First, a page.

The World Bank has priced the world's first public bond created and managed using only blockchain in a A$100 million ($73.16 million) deal designed to test how the technology might improve decades-old bond sales practices.
Commonwealth Bank of Australia, the sole manager of the deal, said in a statement that the two-year bonds had priced to yield 2.251 percent and would settle Aug. 28.
The prototype deal, dubbed a "Bondi" bond - standing for Blockchain Operated New Debt Instrument as well as a reference to Australia's most famous beach - is being viewed as an initial step in moving bond sales away from manual processes towards faster and cheaper automation.
"You’re collapsing a traditional bond issuance from a manual bookbuild process and allocation process, an extended settlement then a registrar and a custodian, into something that could happen online instantaneously," James Wall, executive general manager at CBA told Reuters in an interview earlier this month.
The World Bank, whose bonds carry an AAA rating, regularly uses its borrowing power to help develop new bond markets as well as pioneering new means for selling and trading the securities.
It issues between $50 billion and $60 billion a year of bonds to back economic progress in developing countries.
Australia is a popular test site for market developments because of its well-established financial infrastructure and the familiarity of international investors with the Australian dollar, which is one of the most-traded currencies in the world.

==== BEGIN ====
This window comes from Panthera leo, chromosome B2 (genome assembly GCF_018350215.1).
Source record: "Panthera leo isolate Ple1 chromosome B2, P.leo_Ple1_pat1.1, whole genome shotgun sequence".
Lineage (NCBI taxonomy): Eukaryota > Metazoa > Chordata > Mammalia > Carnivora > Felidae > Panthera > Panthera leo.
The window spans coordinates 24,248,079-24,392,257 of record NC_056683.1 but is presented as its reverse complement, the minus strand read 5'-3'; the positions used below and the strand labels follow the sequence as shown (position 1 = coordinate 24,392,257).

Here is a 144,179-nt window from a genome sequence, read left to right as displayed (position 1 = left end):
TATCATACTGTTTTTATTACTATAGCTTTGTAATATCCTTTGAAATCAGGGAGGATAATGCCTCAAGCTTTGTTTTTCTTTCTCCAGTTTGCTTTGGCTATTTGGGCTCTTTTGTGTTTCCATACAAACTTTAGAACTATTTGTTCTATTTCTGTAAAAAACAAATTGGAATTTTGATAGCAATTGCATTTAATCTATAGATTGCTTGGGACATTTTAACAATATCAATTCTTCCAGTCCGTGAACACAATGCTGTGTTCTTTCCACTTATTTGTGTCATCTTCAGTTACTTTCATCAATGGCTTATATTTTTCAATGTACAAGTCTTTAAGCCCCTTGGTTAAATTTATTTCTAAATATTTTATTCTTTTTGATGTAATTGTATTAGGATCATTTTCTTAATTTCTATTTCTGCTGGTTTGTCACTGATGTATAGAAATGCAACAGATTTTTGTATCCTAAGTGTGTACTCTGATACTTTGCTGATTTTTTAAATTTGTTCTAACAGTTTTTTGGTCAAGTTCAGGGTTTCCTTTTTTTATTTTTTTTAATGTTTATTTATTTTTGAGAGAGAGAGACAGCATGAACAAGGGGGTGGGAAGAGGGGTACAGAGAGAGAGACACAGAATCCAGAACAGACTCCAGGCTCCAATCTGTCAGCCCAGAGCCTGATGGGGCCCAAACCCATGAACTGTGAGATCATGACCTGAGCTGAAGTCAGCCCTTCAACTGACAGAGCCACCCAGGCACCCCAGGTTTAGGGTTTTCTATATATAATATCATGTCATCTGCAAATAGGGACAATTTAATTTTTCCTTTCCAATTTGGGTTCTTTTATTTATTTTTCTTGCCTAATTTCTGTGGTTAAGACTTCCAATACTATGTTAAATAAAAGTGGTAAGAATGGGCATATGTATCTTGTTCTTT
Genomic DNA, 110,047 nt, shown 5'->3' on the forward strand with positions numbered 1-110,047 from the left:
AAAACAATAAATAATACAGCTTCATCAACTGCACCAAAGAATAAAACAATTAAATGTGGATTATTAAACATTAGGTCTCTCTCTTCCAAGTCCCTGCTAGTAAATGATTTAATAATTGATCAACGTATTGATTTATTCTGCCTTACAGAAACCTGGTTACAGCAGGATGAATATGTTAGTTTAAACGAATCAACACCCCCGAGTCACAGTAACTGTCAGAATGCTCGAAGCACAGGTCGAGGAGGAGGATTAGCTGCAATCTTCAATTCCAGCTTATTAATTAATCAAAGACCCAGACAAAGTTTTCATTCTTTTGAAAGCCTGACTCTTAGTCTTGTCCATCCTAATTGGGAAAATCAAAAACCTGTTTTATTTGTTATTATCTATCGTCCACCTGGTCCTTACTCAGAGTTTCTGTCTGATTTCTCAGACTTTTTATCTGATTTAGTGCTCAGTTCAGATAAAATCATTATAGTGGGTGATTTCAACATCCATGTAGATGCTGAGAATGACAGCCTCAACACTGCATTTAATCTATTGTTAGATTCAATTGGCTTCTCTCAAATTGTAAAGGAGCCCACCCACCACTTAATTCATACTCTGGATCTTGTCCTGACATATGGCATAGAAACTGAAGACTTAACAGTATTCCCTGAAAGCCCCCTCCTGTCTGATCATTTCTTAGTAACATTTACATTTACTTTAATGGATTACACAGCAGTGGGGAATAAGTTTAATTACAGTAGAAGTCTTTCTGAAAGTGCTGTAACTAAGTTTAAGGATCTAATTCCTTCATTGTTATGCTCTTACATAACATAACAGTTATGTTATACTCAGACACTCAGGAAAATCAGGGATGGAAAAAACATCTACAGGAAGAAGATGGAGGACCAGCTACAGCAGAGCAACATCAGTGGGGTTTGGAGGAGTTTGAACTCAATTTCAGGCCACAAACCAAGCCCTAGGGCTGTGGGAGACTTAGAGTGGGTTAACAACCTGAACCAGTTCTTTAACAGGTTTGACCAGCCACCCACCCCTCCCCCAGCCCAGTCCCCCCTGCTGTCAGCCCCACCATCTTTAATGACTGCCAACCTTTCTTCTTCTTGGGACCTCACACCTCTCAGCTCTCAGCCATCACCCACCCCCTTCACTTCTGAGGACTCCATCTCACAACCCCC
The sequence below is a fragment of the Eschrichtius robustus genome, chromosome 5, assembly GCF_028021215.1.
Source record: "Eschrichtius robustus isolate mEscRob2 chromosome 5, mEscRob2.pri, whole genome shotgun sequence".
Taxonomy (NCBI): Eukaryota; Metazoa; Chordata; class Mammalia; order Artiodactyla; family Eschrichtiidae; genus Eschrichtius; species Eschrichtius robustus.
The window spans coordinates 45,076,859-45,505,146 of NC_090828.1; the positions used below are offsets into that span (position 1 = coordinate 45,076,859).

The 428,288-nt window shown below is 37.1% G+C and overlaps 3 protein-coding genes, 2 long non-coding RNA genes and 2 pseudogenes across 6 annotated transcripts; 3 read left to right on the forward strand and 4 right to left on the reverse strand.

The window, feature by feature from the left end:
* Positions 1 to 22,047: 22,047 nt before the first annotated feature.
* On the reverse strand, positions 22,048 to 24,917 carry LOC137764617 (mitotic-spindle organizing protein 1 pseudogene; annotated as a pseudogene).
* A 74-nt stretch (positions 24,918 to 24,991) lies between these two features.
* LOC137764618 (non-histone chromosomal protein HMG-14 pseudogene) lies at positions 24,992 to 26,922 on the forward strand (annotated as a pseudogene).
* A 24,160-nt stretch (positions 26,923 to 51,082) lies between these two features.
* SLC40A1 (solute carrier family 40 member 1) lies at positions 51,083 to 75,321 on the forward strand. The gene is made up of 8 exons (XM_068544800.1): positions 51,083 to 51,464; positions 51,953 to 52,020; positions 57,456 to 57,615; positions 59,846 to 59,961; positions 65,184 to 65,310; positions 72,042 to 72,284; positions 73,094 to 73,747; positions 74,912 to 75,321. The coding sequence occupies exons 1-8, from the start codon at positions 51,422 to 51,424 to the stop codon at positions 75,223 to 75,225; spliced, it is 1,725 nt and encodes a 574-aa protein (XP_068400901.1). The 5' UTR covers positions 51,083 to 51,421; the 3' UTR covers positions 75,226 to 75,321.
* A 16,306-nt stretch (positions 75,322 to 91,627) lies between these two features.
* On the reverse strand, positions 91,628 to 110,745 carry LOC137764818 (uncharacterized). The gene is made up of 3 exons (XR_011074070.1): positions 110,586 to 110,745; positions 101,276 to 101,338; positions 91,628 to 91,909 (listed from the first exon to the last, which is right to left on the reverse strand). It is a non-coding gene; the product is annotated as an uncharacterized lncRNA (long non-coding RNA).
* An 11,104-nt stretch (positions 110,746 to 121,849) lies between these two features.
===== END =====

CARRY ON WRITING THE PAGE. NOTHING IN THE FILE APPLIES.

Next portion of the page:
Earlier this year Russia's MTS, a telecoms operator, and Sberbank claimed a world-first blockchain bond.The deal, for 750 million roubles ($11.20 million) of 182-day paper, was however privately placed, rather than offered for wider auction, as is the norm and the case with the World Bank deal.
While there have been other prototypes or parallel simulation blockchain projects in the market before, CBA said the World Bank bond will be the first time that capital is raised from public investors through a legally valid bond issuance that uses blockchain from start to finish.
CBA set the price for the "kangaroo" deal at 23 basis points above benchmark rates. Kangaroo bonds are bonds issued in Australian dollars by foreign institutions.
The bank's blockchain push comes as the Australian Securities Exchange plans to switch to using distributed ledger (blockchain) technology to clear and settle equities trades from 2020 to help cut costs.
(Reporting by Paulina Duran and Alun John; Editing by Jennifer Hughes and Eric Meijer)